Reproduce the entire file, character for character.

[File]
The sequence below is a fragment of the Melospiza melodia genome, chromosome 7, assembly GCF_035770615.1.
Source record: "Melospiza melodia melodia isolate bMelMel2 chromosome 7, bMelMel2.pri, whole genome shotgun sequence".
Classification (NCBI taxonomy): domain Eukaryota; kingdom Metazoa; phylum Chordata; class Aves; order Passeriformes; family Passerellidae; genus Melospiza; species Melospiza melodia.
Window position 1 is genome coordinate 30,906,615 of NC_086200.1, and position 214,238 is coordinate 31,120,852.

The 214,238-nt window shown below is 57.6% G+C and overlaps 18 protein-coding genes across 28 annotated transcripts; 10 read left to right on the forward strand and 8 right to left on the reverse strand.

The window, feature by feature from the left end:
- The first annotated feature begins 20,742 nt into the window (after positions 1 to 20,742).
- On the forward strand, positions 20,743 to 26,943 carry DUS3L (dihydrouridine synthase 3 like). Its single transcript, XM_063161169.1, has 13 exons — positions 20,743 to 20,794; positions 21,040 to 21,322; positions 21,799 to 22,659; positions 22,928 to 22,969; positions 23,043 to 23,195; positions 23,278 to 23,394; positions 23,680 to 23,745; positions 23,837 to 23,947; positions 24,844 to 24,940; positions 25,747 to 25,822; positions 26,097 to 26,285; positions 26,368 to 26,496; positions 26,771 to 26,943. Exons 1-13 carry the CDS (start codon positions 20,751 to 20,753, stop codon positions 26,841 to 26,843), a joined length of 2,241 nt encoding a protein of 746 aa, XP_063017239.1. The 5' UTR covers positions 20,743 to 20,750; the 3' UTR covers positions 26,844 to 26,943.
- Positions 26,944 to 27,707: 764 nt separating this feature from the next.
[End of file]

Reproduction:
The sequence below is a fragment of the Melospiza melodia genome, chromosome 7, assembly GCF_035770615.1.
Source record: "Melospiza melodia melodia isolate bMelMel2 chromosome 7, bMelMel2.pri, whole genome shotgun sequence".
Classification (NCBI taxonomy): domain Eukaryota; kingdom Metazoa; phylum Chordata; class Aves; order Passeriformes; family Passerellidae; genus Melospiza; species Melospiza melodia.
Window position 1 is genome coordinate 30,906,615 of NC_086200.1, and position 214,238 is coordinate 31,120,852.

The 214,238-nt window shown below is 57.6% G+C and overlaps 18 protein-coding genes across 28 annotated transcripts; 10 read left to right on the forward strand and 8 right to left on the reverse strand.

The window, feature by feature from the left end:
- The first annotated feature begins 20,742 nt into the window (after positions 1 to 20,742).
- On the forward strand, positions 20,743 to 26,943 carry DUS3L (dihydrouridine synthase 3 like). Its single transcript, XM_063161169.1, has 13 exons — positions 20,743 to 20,794; positions 21,040 to 21,322; positions 21,799 to 22,659; positions 22,928 to 22,969; positions 23,043 to 23,195; positions 23,278 to 23,394; positions 23,680 to 23,745; positions 23,837 to 23,947; positions 24,844 to 24,940; positions 25,747 to 25,822; positions 26,097 to 26,285; positions 26,368 to 26,496; positions 26,771 to 26,943. Exons 1-13 carry the CDS (start codon positions 20,751 to 20,753, stop codon positions 26,841 to 26,843), a joined length of 2,241 nt encoding a protein of 746 aa, XP_063017239.1. The 5' UTR covers positions 20,743 to 20,750; the 3' UTR covers positions 26,844 to 26,943.
- Positions 26,944 to 27,707: 764 nt separating this feature from the next.